How Impact-Protection Ratings Are Measured
Many so-called “rugged” phone case companies claim their case meets MIL-STD 801G standards for protection. But protection against what isn’t clear in many cases (pun intended). The MIL-STD-810, Environmental Engineering Considerations and Laboratory Tests, is a US Military Standard that focuses on designing equipment for the environments they’ll likely experience in their life. It establishes standardized test methods to replicate the conditions the equipment will experience throughout its service life, rather than testing in the environments themselves. Although created specifically for military use, the standard is often used in commercial products like phone cases.
To be clear, MIL-STD-801G is the overarching standard, but it has many different parts to it – many of which don’t even pertain to phones or phone cases, like Test Method 511.6: Explosive Atmosphere (at least we hope you aren’t sticking your new iPhone 12 Pro Max in these sorts of places!) But if there are many tests that have nothing to do with phones, what test are most phone case companies referring to on their packaging and in their ads?
In general, phone case companies that claim MIL-STD protection in their marketing are referring to the test for shocks and drops – Test Method 516.6, Part IV, Transit Drop. This is because it’s the test that most accurately replicates the most common accidental damage phone users encounter, a drop onto a hard surface. After all, there are few worse feelings than fumbling a thousand bucks in tech to its cold, tile-floor death. Of course, our most protective case exceeds military drop-test standard MIL-STD 801G-516.6, so you never need to worry about those butter-finger fails.
So – what exactly IS the 516.6 transit drop test method? What does it measure, what doesn’t it measure, and who does the measuring?
First, what DOESN’T the 801G-516.6 standard cover? It doesn’t cover things like water resistance, vibration, high temperatures, exposure to dirt and dust, or acidic environments. It doesn’t cover fire, freezing temperatures, or being crushed by a tank. It also doesn’t cover sniper-rifle fire or being smashed with a hammer (someone forgot to tell this kid that).
So what exactly is the 516.6 transit drop test method? Essentially, the test’s purpose is to determine a device’s ability to withstand shocks and drops, which is measured by dropping the test device from a height of 4 feet a total of 26 times. Here’s the exact verbiage:
“Any equipment weighing less than 100 pounds should be test-dropped from a height of 48 inches (“carrying height”) 26 times, and still be functional afterward. Those 26 drops are to be performed on each edge, corner, and face at least once. Post-test inspections ensure that the item is ready for “field use,” though that term can be applied differently for different equipment.”
It’s important to note that the 26 drops are allowed to be divided over five different devices because specific areas are being tested with each drop. Also, the equipment is tested after each individual drop. The test surface the device is dropped on is 2-inches of plywood placed over concrete. This surface was designed to mimic the most likely fall surface in a military transport context, which doesn’t run the gamut of surfaces normal users might accidentally drop their phones on, like marble tile or asphalt or a concrete sidewalk. Finally, we should note the MIL-STD certification doesn’t mean the device is capable of withstanding actual battlefield conditions on the frontlines. Actual battlefield-grade equipment is radically more bulky than consumer-grade equipment.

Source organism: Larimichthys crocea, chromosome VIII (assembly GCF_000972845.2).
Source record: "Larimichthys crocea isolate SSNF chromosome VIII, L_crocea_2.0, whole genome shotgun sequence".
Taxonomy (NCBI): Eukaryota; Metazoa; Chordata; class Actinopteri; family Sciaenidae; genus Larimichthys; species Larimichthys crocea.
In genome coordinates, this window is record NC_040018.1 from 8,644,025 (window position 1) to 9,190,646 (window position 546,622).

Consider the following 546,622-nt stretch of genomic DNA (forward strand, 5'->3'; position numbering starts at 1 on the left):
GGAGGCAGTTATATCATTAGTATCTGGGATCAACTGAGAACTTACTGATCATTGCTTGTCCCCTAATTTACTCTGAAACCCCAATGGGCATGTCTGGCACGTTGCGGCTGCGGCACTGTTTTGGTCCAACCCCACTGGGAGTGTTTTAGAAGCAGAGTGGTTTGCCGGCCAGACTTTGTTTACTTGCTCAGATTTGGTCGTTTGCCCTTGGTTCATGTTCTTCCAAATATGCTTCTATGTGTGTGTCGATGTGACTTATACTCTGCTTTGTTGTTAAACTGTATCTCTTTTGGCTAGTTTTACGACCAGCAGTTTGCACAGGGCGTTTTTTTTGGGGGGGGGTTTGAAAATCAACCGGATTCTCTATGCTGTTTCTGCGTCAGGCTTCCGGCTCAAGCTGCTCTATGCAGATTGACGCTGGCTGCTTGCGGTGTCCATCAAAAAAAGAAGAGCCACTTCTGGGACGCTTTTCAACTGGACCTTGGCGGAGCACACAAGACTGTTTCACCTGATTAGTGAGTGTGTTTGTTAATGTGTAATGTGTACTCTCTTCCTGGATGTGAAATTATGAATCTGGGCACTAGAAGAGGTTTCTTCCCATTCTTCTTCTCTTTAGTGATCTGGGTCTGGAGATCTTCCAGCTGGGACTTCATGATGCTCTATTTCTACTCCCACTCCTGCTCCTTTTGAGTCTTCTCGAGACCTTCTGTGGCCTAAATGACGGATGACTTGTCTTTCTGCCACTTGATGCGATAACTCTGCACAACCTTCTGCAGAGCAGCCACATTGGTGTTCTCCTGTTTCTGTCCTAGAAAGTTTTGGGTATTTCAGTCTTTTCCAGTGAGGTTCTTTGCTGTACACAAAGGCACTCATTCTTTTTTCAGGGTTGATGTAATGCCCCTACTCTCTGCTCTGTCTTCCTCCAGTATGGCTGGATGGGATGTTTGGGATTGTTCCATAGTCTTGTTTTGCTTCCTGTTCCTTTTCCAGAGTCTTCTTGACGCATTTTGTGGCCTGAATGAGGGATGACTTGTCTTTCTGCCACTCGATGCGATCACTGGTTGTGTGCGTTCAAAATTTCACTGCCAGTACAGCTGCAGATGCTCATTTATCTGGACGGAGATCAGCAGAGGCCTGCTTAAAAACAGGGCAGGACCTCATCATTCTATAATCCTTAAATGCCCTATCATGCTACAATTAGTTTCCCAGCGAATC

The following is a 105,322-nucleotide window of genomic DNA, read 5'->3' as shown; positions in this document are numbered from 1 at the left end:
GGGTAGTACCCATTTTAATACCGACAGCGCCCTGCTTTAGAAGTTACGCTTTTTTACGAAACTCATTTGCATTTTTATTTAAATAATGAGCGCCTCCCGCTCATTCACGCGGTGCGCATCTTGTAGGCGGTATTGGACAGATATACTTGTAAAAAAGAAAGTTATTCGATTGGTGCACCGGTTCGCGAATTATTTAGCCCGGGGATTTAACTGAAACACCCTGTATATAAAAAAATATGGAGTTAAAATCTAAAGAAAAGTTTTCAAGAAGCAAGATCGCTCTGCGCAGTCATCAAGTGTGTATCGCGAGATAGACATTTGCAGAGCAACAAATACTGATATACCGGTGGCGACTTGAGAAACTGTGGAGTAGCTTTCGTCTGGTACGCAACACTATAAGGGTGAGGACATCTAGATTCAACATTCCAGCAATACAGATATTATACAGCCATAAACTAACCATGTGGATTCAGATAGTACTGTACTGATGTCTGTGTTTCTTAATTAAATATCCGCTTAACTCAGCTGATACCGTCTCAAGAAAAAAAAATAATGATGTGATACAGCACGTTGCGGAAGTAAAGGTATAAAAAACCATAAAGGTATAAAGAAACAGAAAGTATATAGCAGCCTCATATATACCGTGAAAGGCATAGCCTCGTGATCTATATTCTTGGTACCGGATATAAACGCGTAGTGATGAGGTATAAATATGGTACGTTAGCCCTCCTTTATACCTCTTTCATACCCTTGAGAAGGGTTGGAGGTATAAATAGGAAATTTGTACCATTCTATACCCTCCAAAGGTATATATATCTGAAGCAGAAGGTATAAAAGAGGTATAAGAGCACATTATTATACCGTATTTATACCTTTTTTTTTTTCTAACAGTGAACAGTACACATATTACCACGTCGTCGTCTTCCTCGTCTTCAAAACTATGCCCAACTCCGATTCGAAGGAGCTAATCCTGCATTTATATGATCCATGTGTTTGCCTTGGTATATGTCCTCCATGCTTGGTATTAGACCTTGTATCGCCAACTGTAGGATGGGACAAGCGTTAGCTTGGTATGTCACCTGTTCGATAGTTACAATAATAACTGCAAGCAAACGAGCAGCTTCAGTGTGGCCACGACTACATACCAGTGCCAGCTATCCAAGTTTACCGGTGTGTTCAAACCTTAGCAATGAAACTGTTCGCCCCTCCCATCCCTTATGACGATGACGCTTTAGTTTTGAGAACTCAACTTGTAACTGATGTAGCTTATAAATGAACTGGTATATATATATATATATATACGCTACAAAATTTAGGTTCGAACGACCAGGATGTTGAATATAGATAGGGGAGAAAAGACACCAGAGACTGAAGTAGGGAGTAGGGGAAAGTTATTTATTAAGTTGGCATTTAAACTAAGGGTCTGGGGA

To add a little more confusion to the MIL-STD 801G certification is the fact that consumer products aren’t tested by the military or any other government entity. Nor are the tests required to be performed by any special third-party labs with government oversight. Who actually performs the tests? The manufacturers of consumer goods, including phone cases, are who perform the tests most often. Of course, there are some independent testing facilities that provide MIL-STD 801G certification, but these tests are expensive, and brands aren’t actually required by any governing body to use these independent facilities.
The reality is, manufacturers of consumer goods could perform the test onto tile floor or carpet and technically claim MIL-STD 801G certification in their marketing, as there are no actual laws or regulations that govern the use of the claim. Companies could simply “design” their phone cases to withstand the test.
With all this said, it doesn’t mean all uses of the certification are bogus or unfounded. Many reputable phone case companies take their testing seriously because they do have that reputation to uphold. If customers started posting on social media about their phone cases not being up to par with the marketing claims of toughness, that’s very bad for business. On the other hand, when customers get the true protection companies claim, they feel compelled to make posts like this one about their phone surviving a 16-story fall.
If you’re someone who’s working in more demanding environments over hard surfaces often such as construction or heavy industry, it’s a good idea to invest in a case that comes with the MIL-STD claim. In general, phone cases that bear this claim want to make customers happy, and Rokform is certainly no exception. We take our MIL-STD 801G 516.6 test ratings seriously, backing up our cases with a 60-day money-back guarantee and 2-year limited warranty. We are confident our rugged cases don’t just meet this standard – they exceed it. You can check out our Rugged cases for your new iPhone 12 Pro HERE.
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